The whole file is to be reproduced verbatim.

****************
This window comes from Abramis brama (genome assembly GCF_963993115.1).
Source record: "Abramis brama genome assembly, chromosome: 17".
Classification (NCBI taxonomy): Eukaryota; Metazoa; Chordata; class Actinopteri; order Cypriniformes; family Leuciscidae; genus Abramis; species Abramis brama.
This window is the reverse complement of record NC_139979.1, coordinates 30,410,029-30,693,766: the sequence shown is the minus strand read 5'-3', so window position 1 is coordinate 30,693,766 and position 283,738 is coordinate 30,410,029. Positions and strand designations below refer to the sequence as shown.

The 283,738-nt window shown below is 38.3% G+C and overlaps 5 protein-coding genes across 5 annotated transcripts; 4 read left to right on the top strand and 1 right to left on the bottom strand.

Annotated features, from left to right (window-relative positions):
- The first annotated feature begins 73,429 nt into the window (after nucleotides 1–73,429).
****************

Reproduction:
This window comes from Abramis brama (genome assembly GCF_963993115.1).
Source record: "Abramis brama genome assembly, chromosome: 17".
Classification (NCBI taxonomy): Eukaryota; Metazoa; Chordata; class Actinopteri; order Cypriniformes; family Leuciscidae; genus Abramis; species Abramis brama.
This window is the reverse complement of record NC_139979.1, coordinates 30,410,029-30,693,766: the sequence shown is the minus strand read 5'-3', so window position 1 is coordinate 30,693,766 and position 283,738 is coordinate 30,410,029. Positions and strand designations below refer to the sequence as shown.

The 283,738-nt window shown below is 38.3% G+C and overlaps 5 protein-coding genes across 5 annotated transcripts; 4 read left to right on the top strand and 1 right to left on the bottom strand.

Annotated features, from left to right (window-relative positions):
- The first annotated feature begins 73,429 nt into the window (after nucleotides 1–73,429).